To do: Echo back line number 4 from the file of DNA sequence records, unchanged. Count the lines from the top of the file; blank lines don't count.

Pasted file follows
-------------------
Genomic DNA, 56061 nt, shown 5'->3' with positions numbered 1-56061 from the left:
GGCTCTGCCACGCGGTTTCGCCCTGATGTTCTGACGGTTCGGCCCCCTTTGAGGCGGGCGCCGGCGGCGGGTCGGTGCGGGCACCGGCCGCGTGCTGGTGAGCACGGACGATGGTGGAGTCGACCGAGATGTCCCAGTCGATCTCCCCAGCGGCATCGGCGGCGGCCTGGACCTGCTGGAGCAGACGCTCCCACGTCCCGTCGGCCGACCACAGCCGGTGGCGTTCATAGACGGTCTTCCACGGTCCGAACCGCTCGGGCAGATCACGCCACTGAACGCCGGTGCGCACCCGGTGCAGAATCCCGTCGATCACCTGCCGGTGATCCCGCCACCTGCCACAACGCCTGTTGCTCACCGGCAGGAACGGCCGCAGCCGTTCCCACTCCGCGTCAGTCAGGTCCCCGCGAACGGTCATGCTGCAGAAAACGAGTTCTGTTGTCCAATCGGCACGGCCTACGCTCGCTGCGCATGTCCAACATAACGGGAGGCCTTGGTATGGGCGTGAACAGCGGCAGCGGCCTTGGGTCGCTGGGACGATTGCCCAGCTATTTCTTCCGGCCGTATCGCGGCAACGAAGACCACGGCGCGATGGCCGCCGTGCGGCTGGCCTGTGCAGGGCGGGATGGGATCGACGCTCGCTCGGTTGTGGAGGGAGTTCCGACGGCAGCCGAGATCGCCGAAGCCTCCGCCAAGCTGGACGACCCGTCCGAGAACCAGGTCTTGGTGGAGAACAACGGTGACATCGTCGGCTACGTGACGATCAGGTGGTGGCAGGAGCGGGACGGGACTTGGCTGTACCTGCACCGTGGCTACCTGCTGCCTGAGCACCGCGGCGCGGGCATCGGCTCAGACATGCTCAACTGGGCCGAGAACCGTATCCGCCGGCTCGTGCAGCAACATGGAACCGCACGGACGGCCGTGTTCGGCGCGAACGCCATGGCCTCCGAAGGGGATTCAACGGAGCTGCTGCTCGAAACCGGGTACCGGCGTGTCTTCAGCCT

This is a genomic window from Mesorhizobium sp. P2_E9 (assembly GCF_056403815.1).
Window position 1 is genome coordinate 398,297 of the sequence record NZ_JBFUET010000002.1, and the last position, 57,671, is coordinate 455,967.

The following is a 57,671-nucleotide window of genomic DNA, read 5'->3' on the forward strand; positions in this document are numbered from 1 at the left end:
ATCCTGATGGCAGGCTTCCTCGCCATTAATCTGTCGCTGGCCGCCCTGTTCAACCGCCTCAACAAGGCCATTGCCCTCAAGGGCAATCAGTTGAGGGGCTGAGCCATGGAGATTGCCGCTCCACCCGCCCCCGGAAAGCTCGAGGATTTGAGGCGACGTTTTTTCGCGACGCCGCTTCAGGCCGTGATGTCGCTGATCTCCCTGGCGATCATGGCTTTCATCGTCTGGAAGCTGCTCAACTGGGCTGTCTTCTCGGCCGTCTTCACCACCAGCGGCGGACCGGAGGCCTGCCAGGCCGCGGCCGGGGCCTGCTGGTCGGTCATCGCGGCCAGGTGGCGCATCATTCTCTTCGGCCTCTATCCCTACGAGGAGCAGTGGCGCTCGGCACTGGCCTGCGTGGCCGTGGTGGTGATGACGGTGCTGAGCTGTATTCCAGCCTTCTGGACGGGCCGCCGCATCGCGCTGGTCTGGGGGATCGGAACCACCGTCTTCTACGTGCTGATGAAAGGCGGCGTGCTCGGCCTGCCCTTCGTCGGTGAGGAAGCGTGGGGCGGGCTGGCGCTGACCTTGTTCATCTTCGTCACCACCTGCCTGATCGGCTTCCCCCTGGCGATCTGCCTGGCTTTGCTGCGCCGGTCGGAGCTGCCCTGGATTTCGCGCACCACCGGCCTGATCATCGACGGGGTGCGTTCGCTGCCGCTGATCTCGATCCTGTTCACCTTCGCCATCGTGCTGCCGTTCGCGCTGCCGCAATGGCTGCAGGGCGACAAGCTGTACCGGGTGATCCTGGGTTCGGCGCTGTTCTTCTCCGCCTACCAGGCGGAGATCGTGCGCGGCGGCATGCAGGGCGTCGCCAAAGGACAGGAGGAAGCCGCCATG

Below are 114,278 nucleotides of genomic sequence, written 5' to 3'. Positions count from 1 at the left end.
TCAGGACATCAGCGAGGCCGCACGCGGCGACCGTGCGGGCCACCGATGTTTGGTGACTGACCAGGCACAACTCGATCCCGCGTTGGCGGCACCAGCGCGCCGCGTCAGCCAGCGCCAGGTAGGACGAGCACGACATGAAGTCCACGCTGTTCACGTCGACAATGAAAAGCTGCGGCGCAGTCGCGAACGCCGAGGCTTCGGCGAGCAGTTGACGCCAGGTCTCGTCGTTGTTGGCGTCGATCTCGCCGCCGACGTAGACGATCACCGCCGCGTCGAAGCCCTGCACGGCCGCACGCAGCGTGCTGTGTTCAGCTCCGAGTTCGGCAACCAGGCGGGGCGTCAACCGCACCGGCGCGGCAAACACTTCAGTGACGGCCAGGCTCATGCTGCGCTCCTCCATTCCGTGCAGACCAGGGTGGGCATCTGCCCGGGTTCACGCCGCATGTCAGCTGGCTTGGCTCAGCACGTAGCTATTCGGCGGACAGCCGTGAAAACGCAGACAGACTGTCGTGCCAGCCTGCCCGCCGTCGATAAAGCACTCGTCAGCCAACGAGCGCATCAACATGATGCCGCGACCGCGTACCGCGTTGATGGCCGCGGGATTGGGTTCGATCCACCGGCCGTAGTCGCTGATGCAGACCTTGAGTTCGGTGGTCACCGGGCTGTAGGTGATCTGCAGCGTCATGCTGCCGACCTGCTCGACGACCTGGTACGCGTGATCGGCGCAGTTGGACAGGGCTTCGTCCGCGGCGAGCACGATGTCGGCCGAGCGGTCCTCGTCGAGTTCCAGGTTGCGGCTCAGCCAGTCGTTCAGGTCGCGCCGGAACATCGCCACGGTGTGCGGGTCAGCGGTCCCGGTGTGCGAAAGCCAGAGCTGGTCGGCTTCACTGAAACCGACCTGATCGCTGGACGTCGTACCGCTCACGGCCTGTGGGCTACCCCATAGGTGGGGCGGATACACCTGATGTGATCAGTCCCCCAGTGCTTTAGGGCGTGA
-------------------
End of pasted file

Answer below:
Window position 1 is genome coordinate 398,297 of the sequence record NZ_JBFUET010000002.1, and the last position, 57,671, is coordinate 455,967.